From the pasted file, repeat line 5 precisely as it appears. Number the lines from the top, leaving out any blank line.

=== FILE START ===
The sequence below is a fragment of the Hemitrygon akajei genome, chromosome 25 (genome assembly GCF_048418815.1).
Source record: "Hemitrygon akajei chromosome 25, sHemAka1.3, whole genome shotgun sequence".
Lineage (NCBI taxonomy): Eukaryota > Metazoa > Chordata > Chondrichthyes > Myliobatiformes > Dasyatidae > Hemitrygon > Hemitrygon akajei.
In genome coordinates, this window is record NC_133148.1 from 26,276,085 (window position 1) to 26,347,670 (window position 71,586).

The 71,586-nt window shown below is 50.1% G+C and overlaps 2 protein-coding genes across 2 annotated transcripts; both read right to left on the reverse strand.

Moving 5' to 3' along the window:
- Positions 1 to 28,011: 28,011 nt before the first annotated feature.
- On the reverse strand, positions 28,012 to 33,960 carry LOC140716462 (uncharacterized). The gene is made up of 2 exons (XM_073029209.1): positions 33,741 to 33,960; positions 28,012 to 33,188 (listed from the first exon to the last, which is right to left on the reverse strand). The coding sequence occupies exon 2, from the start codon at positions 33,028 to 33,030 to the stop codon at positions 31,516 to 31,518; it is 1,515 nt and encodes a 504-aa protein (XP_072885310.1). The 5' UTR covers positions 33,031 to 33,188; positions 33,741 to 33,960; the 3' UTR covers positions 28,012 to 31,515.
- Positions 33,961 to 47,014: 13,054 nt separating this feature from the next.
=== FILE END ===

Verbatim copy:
The 71,586-nt window shown below is 50.1% G+C and overlaps 2 protein-coding genes across 2 annotated transcripts; both read right to left on the reverse strand.